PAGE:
Those high political grapes had become sour, my sneering friends will say. Well? Is it not a good thing that grapes should become sour which hang out of reach? Is he not wise who can regard all grapes as sour which are manifestly too high for his hand? Those grapes of the Treasury bench, for which gods and giants fight, suffering so much when they are forced to abstain from eating, and so much more when they do eat — those grapes are very sour to me. I am sure that they are indigestible, and that those who eat them undergo all the ills which the Revalenta Arabica is prepared to cure. And so it was now with the archdeacon. He thought of the strain which would have been put on his conscience had he come up there to sit in London as Bishop of Westminster; and in this frame of mind he walked home to his wife. During the first few moments of his interview with her all his regrets had come back upon him. Indeed, it would have hardly suited for him then to have preached this new doctrine of rural contentment. The wife of his bosom, whom he so fully trusted — had so fully loved — wished for grapes that hung high upon the wall, and he knew that it was past his power to teach her at the moment to drop her ambition. Any teaching that he might effect in that way, must come by degrees. But before many minutes were over he had told her of her fate and of his own decision. ‘So we had better go back to Plumstead,’ he said; and she had not dissented.
‘I am sorry for poor Griselda’s sake,’ Mrs Grantly had remarked later in the evening, when they were again together.
‘But I thought she was to remain with Lady Lufton?’
‘Well; so she will for a little time. There is no one with whom I would so soon trust her out of my own care as with Lady Lufton. She is all that one can desire.’
‘Exactly; and as far as Griselda is concerned, I cannot say that I think she is to be pitied.’
‘Not to be pitied, perhaps,’ said Mrs Grantly. ‘But, you see, archdeacon, Lady Lufton, of course, has her own views.’
‘Her own views?’
‘It is hardly any secret that she is very anxious to make a match between Lord Lufton and Griselda. And though that might be a very proper arrangement if it were fixed —’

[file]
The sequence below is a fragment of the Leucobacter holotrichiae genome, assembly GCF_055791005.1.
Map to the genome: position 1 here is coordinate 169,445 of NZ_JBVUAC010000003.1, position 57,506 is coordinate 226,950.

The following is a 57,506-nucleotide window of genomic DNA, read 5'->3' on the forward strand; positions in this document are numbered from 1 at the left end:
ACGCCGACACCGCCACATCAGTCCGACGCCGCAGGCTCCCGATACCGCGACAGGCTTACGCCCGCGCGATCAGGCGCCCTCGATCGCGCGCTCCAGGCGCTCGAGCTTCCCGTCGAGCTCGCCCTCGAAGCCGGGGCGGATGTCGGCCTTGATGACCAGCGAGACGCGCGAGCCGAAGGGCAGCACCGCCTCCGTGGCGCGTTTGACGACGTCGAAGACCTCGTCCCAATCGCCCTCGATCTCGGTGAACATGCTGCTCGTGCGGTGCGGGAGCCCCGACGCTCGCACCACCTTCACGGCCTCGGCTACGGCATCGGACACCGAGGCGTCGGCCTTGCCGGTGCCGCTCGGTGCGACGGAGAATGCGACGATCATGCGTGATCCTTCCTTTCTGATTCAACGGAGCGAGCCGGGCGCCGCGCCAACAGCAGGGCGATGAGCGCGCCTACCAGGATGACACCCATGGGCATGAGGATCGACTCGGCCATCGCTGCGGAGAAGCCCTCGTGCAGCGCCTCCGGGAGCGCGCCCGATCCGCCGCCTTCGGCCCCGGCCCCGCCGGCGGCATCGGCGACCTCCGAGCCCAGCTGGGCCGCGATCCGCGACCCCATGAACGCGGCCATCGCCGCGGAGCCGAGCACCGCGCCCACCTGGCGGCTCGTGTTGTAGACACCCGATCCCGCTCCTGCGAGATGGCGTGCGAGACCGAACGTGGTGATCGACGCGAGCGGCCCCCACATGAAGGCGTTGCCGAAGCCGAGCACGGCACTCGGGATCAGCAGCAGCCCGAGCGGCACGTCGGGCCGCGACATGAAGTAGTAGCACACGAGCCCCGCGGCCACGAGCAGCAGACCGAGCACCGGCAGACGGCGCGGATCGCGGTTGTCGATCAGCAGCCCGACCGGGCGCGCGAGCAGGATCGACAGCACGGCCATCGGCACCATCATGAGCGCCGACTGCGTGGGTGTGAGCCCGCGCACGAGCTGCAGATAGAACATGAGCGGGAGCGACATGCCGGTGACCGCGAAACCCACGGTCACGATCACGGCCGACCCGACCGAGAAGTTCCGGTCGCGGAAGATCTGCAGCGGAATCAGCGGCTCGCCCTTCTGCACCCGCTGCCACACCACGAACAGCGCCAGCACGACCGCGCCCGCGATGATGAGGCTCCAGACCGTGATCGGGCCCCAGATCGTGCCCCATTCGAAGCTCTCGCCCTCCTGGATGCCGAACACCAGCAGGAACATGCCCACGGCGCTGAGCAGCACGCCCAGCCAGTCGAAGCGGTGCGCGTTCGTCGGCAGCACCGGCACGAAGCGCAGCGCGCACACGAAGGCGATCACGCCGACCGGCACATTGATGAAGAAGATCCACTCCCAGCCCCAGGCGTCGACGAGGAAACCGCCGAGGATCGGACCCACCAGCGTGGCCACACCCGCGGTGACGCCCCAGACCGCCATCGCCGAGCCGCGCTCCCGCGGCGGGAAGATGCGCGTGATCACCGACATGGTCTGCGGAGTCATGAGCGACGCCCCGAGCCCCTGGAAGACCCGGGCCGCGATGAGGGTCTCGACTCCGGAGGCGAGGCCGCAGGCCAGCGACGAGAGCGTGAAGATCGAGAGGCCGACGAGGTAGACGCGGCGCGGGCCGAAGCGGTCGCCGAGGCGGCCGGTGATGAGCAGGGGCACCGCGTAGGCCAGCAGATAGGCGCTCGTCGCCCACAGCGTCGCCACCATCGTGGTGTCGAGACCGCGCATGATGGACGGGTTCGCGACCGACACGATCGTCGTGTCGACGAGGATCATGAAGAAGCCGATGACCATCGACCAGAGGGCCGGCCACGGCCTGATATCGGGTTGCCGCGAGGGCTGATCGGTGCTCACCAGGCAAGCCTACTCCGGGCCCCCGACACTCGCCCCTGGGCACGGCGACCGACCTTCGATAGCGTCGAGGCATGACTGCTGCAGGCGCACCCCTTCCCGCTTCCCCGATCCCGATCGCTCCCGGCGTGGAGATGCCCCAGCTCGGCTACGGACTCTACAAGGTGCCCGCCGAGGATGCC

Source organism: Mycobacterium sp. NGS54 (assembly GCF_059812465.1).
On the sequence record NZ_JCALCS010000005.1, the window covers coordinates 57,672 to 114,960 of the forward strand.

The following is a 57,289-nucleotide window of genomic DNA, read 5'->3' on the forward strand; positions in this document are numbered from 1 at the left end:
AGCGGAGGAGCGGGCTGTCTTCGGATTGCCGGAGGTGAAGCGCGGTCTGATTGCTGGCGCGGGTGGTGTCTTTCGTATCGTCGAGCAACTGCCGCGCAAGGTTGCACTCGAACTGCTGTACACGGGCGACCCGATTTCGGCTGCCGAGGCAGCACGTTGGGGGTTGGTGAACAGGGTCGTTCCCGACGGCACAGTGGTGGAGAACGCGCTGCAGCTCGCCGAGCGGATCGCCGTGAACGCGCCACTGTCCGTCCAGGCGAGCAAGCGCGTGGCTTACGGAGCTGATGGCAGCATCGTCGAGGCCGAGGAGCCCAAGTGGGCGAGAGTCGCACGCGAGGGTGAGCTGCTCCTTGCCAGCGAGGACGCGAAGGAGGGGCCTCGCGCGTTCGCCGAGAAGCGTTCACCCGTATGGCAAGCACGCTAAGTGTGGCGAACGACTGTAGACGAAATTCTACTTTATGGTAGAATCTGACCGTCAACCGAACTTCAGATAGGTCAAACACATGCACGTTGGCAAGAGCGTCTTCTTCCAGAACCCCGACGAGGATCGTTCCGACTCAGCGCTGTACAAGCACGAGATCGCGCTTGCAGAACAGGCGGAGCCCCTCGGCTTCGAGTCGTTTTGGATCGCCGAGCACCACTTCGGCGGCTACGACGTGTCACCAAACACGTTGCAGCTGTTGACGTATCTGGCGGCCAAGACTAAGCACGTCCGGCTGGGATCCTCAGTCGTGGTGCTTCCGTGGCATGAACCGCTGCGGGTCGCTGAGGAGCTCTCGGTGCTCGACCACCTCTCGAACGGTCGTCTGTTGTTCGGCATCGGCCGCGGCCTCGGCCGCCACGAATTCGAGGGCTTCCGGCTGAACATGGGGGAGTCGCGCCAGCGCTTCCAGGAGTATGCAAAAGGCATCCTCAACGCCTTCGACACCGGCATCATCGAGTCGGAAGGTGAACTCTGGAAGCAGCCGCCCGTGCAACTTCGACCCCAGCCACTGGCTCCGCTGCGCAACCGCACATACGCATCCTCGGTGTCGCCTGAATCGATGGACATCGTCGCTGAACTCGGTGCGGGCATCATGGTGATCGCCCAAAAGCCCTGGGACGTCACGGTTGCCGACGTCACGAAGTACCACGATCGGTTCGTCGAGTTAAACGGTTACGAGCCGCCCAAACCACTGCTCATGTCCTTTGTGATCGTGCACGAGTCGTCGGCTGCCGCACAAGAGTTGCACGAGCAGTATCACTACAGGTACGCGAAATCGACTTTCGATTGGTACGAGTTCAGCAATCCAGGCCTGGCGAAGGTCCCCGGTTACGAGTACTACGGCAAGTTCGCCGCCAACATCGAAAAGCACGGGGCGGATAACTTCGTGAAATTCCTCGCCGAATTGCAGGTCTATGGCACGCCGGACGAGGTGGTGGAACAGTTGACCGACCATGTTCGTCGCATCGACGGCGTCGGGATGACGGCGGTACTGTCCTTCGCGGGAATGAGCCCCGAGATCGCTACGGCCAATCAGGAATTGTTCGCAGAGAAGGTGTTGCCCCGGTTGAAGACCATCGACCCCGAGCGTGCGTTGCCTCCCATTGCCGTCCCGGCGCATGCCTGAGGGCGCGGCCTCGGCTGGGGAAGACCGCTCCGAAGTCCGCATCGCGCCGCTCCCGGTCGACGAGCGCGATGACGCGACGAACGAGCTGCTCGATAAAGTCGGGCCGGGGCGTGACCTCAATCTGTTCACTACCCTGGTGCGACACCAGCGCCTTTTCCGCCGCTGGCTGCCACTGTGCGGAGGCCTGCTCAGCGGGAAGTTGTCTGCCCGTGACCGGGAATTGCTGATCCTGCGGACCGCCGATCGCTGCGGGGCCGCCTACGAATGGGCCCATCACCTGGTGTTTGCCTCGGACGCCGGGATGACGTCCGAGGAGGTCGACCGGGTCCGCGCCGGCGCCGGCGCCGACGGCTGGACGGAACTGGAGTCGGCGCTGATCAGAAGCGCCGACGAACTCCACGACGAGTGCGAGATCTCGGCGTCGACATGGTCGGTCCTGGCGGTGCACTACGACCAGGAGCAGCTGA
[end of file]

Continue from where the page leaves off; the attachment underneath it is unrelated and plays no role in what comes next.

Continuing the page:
‘Lord Lufton marry Griselda!’ said the archdeacon, speaking quick and raising his eyebrows. His mind had as yet been troubled by but few thoughts respecting his child’s future establishment. ‘I had never dreamt of such a thing.’
‘But other people have done more than dreamt of it, archdeacon. As regards the match itself, it would, I think, be unobjectionable. Lord Lufton will not be a very rich man, but his property is respectable, and as far as I can learn, his character is on the whole good. If they like each other, I should be contented with such a marriage. But, I must own, I am not quite satisfied at the idea of leaving her all alone with Lady Lufton. People will look on it as a settled thing, when it is not settled — and very probably may not be settled; and that will do the poor girl harm. She is very much admired; there can be no doubt of that; and Lord Dumbello —’
The archdeacon opened his eyes still wider. He had had no idea that such a choice of sons-inlaw was being prepared for him; and, to tell the truth, was almost bewildered by the height of his wife’s ambition. Lord Lufton, with his barony and twenty thousand a year, might be accepted as just good enough; but failing him there was an embryo marquis, whose fortune would be more than ten times as great, all ready to accept his child! And then he thought, as husbands sometimes will think, of Susan Harding as she was when he had gone a-courting to her under the elms before the house in the warden’s garden, at Barchester, and of dear old Mr Harding, his wife’s father, who still lived, in humble lodgings in that city; and as he thought, he wondered at and admired the greatness of that lady’s mind. ‘I never can forgive Lord De Terrier,’ said the lady, connecting various points together in her mind.
‘That’s nonsense,’ said the archdeacon. ‘You must forgive him.’
‘And I must confess that it annoys me to leave London at present.’
‘It can’t be helped,’ said the archdeacon, somewhat gruffly; for he was a man who, on certain points, chose to have his own way — and had it.
‘Oh, no: I know it can’t be helped,’ said Mrs Grantly, in a tone which implied a deep injury. ‘I know it can’t be helped. Poor Griselda!’ And then they went to bed. On the next morning Griselda came to her, and in an interview that was strictly private, her mother said more to her than she had ever yet spoken, as to the prospects of her future life. Hitherto, on this subject, Mrs Grantly had said little or nothing. She would have been well pleased that her daughter should have received the incense of Lord Lufton’s vows — or, perhaps, as well pleased had it been the incense of Lord Dumbello’s vows — without any interference on her part. In such case her child, she knew, would have told her with quite sufficient eagerness, and the matter in either case would have been arranged as a pretty love match. She had no fear of any impropriety or of any rashness on Griselda’s part. She had thoroughly known her daughter when she boasted that Griselda would never indulge in an unauthorized passion. But as matters now stood, with those two strings to her bow, and with that Lufton-Grantly alliance treaty in existence — of which she, Griselda herself knew nothing — might it not be possible that the poor child should stumble through want of adequate direction? Guided by these thoughts, Mrs Grantly had resolved to say a few words before she left London. So she wrote a line to her daughter, and Griselda reached Mount Street at two o’clock in Lady Lufton’s carriage, which during the interview, waited for her at the beer-shop round the corner.